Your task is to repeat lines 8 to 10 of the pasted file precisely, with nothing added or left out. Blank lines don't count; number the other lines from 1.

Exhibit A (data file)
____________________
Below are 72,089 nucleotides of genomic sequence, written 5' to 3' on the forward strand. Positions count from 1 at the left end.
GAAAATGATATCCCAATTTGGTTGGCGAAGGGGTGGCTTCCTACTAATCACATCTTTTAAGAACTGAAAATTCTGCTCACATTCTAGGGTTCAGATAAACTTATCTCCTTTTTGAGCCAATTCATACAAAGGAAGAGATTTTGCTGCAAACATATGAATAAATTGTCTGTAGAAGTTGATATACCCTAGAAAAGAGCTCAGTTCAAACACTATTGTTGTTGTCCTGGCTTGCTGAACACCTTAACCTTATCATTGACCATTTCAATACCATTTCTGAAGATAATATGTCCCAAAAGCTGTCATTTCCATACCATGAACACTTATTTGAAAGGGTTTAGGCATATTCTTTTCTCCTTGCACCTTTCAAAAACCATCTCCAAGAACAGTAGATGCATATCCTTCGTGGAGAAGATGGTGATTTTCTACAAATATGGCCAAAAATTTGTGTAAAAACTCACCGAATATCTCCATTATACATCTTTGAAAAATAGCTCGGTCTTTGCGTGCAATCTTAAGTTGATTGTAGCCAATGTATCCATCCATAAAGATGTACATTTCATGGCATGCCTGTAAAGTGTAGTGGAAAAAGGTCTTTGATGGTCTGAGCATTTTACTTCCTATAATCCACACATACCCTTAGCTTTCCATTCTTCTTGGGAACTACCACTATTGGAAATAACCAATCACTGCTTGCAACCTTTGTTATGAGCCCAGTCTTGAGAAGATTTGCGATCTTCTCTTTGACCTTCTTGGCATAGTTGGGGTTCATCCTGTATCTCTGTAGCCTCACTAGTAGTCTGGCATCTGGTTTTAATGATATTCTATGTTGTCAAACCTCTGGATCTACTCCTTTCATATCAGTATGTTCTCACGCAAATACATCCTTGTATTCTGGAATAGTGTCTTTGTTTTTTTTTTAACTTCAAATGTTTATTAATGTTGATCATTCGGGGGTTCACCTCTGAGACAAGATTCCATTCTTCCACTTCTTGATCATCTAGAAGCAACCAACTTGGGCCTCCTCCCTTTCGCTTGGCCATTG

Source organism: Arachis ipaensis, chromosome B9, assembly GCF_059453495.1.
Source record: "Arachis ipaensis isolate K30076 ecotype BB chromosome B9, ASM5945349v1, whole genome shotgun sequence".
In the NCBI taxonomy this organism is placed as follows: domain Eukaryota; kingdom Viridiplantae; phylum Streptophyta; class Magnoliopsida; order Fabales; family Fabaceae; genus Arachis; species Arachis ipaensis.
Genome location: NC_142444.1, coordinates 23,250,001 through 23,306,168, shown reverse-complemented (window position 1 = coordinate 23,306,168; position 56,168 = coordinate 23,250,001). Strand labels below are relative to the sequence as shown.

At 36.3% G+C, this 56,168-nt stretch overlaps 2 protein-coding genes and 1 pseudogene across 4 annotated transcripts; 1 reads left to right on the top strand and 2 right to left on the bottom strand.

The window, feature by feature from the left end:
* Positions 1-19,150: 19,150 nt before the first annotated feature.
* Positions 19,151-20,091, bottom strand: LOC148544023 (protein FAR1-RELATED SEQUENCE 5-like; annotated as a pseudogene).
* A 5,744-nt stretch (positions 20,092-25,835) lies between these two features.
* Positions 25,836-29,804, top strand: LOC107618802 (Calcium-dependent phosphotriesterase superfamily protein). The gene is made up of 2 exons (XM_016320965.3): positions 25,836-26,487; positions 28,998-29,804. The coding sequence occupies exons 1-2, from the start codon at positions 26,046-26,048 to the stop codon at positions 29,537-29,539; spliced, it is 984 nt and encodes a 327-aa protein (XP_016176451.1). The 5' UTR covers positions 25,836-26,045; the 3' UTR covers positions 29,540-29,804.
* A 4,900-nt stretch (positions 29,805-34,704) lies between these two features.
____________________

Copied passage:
The window, feature by feature from the left end:
* Positions 1-19,150: 19,150 nt before the first annotated feature.
* Positions 19,151-20,091, bottom strand: LOC148544023 (protein FAR1-RELATED SEQUENCE 5-like; annotated as a pseudogene).